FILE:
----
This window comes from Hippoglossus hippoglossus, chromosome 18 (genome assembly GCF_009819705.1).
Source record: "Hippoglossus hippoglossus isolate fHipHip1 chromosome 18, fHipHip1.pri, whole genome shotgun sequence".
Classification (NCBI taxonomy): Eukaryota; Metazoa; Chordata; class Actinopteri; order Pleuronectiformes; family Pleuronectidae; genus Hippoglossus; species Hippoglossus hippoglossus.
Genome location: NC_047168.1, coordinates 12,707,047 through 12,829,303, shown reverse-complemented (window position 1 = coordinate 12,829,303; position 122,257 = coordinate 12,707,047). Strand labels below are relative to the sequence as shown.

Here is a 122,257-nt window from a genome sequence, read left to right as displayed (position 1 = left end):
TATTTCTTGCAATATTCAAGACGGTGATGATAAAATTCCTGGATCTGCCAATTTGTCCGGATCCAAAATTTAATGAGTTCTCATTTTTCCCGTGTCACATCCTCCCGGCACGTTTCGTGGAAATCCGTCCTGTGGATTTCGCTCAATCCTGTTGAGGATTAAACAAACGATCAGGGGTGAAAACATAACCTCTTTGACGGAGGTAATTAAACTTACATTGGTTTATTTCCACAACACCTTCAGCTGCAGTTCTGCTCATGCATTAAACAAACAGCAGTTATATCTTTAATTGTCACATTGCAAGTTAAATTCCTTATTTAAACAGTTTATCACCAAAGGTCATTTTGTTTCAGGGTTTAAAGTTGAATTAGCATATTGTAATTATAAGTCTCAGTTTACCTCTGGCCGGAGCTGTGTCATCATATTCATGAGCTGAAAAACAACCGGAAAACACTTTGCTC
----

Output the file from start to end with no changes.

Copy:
This window comes from Hippoglossus hippoglossus, chromosome 18 (genome assembly GCF_009819705.1).
Source record: "Hippoglossus hippoglossus isolate fHipHip1 chromosome 18, fHipHip1.pri, whole genome shotgun sequence".
Classification (NCBI taxonomy): Eukaryota; Metazoa; Chordata; class Actinopteri; order Pleuronectiformes; family Pleuronectidae; genus Hippoglossus; species Hippoglossus hippoglossus.
Genome location: NC_047168.1, coordinates 12,707,047 through 12,829,303, shown reverse-complemented (window position 1 = coordinate 12,829,303; position 122,257 = coordinate 12,707,047). Strand labels below are relative to the sequence as shown.

Here is a 122,257-nt window from a genome sequence, read left to right as displayed (position 1 = left end):
TATTTCTTGCAATATTCAAGACGGTGATGATAAAATTCCTGGATCTGCCAATTTGTCCGGATCCAAAATTTAATGAGTTCTCATTTTTCCCGTGTCACATCCTCCCGGCACGTTTCGTGGAAATCCGTCCTGTGGATTTCGCTCAATCCTGTTGAGGATTAAACAAACGATCAGGGGTGAAAACATAACCTCTTTGACGGAGGTAATTAAACTTACATTGGTTTATTTCCACAACACCTTCAGCTGCAGTTCTGCTCATGCATTAAACAAACAGCAGTTATATCTTTAATTGTCACATTGCAAGTTAAATTCCTTATTTAAACAGTTTATCACCAAAGGTCATTTTGTTTCAGGGTTTAAAGTTGAATTAGCATATTGTAATTATAAGTCTCAGTTTACCTCTGGCCGGAGCTGTGTCATCATATTCATGAGCTGAAAAACAACCGGAAAACACTTTGCTC